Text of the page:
jueves, 26 de abril de 2012

On the Nature of Emotions: Vanity Within


Consider emotions as comprised of internal (feelings) and external  (facial expressions, etc.) activities. I propose as an hypothesis that some emotions (or at least a subset of them such as "happiness" and "sadness") are elements of communication and barely anything else. This reasoning has verifiable implications. One is that a subject of emotions (e.g. a person) which is isolated from other receptors (e.g. other persons), will tend to diminish not only its external but also its internal emotional activity e.g. the solitary person will be neither happy or sad, on the long run. Mood would be understood as a social invention, as sophisticated as any other element of language. Moreover, if we push this interpretation a bit further as to say that  the internal experience of emotions is subsidiary to the external activity –after all, communication is up to semantics, an external process– then we will find a radically different perspective to understand emotions: the novice does not sings to uplift her melancholic mood; her mood is to uplift the song.

From this perspective is not crazy to say that the development of abstract language, in particular the decreasing role of analogic languages, will tend to diminish the necessity of internal emotional activity. Interestingly, we also see a realization of the analogic from the digital as a manifestation of the asynchrony, the tension, the anxiety between the pace of the format and that of the language in its wider, emotionally comprised, sense. The music may be seen as its epitome; in those societies where formal language has been largely cleaned of its analogical content, music becomes increasingly analogical. And so we can see that the refinement of the written language is paralleled by the birth of classical music. Or rap music, whose high amount of digital content (percussion, beat, prose, etc.) is paralleled by an outburst of slang, an epigenesis of emphasis which points to a revival of analogism in language. On could say that formal language and music, play at its best –or perhaps at its worst– a dialectical relation, an equilibrium of opposites [1].

 A possible experiment is to expose an emotional subject into a social environment but blockade the externalization of its emotions. Under suitable adjustment periods, this hypothesis would suggest that the subject will start to diminish its internal emotional activity given that it has become a useless burden. This experiment is not easy, many behavioral responses will get between the initial conditions and the suitable adjustment periods. To realize it we need to understand that the suitable adjustment periods can comprise weeks (hormonal relaxation) or even generations subjected to the evolutionary constraint (genetic relaxation). One of the intermediate responses is the well known self-harm driven by frustration. Within our hypothesis this could be understood as a response similar to that of a person that tries to speak louder as his voice fades. The body will tend to amplify emotions –even by self-harm– expecting to get a greater, hopefully, visible effect on its receptors. Again, by suitable adjustment periods we should be able to take the subject from this first self-strategic-response to the desired self-strategic-response associated to the "letting aside the burden of emotion". This is similar to the responses of a brain to amputation of an arm. The body will drive the regions of the brain controlling the former organ, to work in other activities or perhaps will simply switch off such regions –under suitable adjustment periods–.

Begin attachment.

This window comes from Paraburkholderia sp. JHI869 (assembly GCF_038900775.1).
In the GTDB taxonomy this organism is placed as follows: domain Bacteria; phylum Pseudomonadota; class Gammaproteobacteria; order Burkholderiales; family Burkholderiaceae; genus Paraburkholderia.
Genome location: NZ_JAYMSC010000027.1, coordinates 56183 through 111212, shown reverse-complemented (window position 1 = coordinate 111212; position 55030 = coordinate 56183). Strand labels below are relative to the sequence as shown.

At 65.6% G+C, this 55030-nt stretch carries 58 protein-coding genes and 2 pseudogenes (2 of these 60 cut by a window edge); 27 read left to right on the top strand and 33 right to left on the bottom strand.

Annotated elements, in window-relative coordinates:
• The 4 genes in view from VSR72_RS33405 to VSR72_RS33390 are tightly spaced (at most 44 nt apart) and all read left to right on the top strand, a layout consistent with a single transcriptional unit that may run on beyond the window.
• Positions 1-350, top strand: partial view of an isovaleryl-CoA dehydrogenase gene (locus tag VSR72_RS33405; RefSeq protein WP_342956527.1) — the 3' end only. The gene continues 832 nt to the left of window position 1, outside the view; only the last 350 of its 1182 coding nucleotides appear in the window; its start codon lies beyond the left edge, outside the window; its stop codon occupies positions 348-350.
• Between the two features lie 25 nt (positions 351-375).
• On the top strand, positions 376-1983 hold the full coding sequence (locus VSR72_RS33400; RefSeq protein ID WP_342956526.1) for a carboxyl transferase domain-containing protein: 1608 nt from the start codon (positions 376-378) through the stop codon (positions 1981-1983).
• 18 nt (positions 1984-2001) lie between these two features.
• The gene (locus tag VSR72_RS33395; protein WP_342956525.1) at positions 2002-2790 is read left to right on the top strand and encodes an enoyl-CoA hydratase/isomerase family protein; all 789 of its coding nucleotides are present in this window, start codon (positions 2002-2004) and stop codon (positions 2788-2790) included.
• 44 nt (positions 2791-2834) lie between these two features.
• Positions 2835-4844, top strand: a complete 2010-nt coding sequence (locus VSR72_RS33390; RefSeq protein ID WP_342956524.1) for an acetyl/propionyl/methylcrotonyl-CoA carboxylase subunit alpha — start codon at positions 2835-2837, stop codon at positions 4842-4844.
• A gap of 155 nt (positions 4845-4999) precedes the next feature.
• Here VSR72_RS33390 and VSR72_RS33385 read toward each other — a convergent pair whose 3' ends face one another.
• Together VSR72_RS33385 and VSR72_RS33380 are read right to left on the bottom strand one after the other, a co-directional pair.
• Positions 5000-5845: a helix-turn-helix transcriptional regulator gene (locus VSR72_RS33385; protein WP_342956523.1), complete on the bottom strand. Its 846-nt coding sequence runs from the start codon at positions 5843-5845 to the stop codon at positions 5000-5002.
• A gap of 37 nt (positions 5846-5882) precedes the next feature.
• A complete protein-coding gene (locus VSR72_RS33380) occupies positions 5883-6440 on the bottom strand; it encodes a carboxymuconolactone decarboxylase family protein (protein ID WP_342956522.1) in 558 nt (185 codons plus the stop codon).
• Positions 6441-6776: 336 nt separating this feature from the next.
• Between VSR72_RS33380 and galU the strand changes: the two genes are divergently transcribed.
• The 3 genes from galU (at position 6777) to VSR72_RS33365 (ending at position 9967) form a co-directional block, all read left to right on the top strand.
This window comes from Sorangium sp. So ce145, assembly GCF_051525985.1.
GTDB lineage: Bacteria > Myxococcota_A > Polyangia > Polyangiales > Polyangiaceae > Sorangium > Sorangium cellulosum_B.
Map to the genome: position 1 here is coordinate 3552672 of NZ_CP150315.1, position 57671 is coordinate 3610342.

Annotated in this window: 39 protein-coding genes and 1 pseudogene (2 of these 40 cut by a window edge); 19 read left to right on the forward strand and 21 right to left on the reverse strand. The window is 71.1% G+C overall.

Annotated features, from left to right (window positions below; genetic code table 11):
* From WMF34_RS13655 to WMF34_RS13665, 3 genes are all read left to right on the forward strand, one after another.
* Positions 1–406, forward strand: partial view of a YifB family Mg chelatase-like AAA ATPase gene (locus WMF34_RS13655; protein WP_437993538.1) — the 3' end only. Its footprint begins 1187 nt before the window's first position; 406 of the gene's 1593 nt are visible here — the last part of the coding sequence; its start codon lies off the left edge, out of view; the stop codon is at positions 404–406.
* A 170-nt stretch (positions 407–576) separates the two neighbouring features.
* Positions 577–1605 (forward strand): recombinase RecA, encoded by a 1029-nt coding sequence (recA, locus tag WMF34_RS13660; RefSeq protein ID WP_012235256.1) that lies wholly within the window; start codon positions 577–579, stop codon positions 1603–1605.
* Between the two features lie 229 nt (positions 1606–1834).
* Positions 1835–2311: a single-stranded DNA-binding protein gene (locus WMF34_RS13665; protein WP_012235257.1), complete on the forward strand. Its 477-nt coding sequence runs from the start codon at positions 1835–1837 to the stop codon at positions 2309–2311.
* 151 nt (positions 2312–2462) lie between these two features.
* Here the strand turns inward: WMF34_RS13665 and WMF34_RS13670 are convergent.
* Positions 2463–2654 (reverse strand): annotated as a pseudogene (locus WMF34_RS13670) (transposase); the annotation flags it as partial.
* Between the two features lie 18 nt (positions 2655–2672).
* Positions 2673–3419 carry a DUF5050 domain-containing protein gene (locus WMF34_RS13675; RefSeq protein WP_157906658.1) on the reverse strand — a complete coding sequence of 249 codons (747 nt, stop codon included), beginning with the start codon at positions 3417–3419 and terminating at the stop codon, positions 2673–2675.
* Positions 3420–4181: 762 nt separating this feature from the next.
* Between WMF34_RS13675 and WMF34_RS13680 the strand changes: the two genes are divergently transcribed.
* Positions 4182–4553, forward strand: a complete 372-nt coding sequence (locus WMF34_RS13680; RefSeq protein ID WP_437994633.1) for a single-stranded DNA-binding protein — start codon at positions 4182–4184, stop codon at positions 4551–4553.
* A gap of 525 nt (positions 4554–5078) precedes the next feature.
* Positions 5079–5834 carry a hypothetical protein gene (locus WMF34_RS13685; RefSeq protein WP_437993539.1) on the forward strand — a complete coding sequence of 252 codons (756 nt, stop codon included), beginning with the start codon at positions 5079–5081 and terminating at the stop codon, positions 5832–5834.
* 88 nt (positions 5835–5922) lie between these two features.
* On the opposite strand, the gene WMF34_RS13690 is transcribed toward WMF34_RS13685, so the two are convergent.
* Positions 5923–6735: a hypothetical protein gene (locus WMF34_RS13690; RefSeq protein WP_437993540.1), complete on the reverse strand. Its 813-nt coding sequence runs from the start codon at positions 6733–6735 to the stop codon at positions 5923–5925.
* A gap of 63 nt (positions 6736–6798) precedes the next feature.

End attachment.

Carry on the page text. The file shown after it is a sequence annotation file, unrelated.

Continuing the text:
Even emotional manifestations like our expression when something is very cold or hot have a largely symbolic and therefore social nature; it is useful to show others that something is hot or cold, specially when language hasn't been developed yet or if developed, not as accurate as to transmit the relatively analogical measure of temperature perception. The whole of internal emotions as a response to extreme temperatures though, seems hard to be reduced to a social feature. It seems to comprise also a form of communication within the parts of the body –which is "social" but in another level–.

[1] This is just hypotetical (or perhaps hypo-poetical). Similar thoughts has been explored by George Steiner.

PD. It seems that "suitable adjustment periods" is the carpet to sweep the dirt under. But hopefully not totally, after all it is similar to the challenge of driving a physical system to a state of global minimal energy in the presence of local minimas.

PD2. The dialectics of internal versus external within the realm of emotions is slightly different than the dialectic of emotions versus feelings. Nevertheless, both influence each another.
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